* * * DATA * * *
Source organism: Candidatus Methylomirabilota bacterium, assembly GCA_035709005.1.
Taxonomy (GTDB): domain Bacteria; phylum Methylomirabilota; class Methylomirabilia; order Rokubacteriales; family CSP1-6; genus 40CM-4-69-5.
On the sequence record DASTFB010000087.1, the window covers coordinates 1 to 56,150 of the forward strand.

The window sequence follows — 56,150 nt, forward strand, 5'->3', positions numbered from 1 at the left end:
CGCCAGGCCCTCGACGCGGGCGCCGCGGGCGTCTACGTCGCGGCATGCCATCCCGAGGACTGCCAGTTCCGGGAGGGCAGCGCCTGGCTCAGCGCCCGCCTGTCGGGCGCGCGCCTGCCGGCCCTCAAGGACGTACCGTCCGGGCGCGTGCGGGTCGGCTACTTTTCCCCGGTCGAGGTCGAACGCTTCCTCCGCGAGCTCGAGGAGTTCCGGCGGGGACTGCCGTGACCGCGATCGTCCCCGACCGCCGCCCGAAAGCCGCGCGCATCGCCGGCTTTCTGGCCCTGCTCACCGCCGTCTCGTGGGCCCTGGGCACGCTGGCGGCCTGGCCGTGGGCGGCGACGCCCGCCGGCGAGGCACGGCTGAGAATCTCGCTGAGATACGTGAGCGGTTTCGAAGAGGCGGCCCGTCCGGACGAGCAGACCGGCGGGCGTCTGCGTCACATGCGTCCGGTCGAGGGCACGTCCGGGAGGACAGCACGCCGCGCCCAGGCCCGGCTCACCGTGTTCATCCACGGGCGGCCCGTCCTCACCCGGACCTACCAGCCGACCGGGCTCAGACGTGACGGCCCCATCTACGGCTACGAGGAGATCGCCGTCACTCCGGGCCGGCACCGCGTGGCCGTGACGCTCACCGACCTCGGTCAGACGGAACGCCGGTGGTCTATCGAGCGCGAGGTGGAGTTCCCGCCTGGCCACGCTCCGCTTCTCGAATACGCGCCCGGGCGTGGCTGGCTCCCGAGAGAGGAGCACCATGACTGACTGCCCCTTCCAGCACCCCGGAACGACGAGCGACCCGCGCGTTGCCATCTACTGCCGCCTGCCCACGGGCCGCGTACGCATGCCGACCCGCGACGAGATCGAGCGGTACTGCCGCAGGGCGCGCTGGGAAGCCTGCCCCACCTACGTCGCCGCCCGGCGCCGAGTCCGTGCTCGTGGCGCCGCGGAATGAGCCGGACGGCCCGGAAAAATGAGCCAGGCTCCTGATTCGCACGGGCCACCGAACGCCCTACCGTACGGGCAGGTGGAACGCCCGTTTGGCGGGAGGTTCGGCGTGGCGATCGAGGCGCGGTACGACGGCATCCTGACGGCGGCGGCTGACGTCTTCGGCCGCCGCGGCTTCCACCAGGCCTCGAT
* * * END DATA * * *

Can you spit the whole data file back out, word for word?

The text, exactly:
Source organism: Candidatus Methylomirabilota bacterium, assembly GCA_035709005.1.
Taxonomy (GTDB): domain Bacteria; phylum Methylomirabilota; class Methylomirabilia; order Rokubacteriales; family CSP1-6; genus 40CM-4-69-5.
On the sequence record DASTFB010000087.1, the window covers coordinates 1 to 56,150 of the forward strand.

The window sequence follows — 56,150 nt, forward strand, 5'->3', positions numbered from 1 at the left end:
CGCCAGGCCCTCGACGCGGGCGCCGCGGGCGTCTACGTCGCGGCATGCCATCCCGAGGACTGCCAGTTCCGGGAGGGCAGCGCCTGGCTCAGCGCCCGCCTGTCGGGCGCGCGCCTGCCGGCCCTCAAGGACGTACCGTCCGGGCGCGTGCGGGTCGGCTACTTTTCCCCGGTCGAGGTCGAACGCTTCCTCCGCGAGCTCGAGGAGTTCCGGCGGGGACTGCCGTGACCGCGATCGTCCCCGACCGCCGCCCGAAAGCCGCGCGCATCGCCGGCTTTCTGGCCCTGCTCACCGCCGTCTCGTGGGCCCTGGGCACGCTGGCGGCCTGGCCGTGGGCGGCGACGCCCGCCGGCGAGGCACGGCTGAGAATCTCGCTGAGATACGTGAGCGGTTTCGAAGAGGCGGCCCGTCCGGACGAGCAGACCGGCGGGCGTCTGCGTCACATGCGTCCGGTCGAGGGCACGTCCGGGAGGACAGCACGCCGCGCCCAGGCCCGGCTCACCGTGTTCATCCACGGGCGGCCCGTCCTCACCCGGACCTACCAGCCGACCGGGCTCAGACGTGACGGCCCCATCTACGGCTACGAGGAGATCGCCGTCACTCCGGGCCGGCACCGCGTGGCCGTGACGCTCACCGACCTCGGTCAGACGGAACGCCGGTGGTCTATCGAGCGCGAGGTGGAGTTCCCGCCTGGCCACGCTCCGCTTCTCGAATACGCGCCCGGGCGTGGCTGGCTCCCGAGAGAGGAGCACCATGACTGACTGCCCCTTCCAGCACCCCGGAACGACGAGCGACCCGCGCGTTGCCATCTACTGCCGCCTGCCCACGGGCCGCGTACGCATGCCGACCCGCGACGAGATCGAGCGGTACTGCCGCAGGGCGCGCTGGGAAGCCTGCCCCACCTACGTCGCCGCCCGGCGCCGAGTCCGTGCTCGTGGCGCCGCGGAATGAGCCGGACGGCCCGGAAAAATGAGCCAGGCTCCTGATTCGCACGGGCCACCGAACGCCCTACCGTACGGGCAGGTGGAACGCCCGTTTGGCGGGAGGTTCGGCGTGGCGATCGAGGCGCGGTACGACGGCATCCTGACGGCGGCGGCTGACGTCTTCGGCCGCCGCGGCTTCCACCAGGCCTCGAT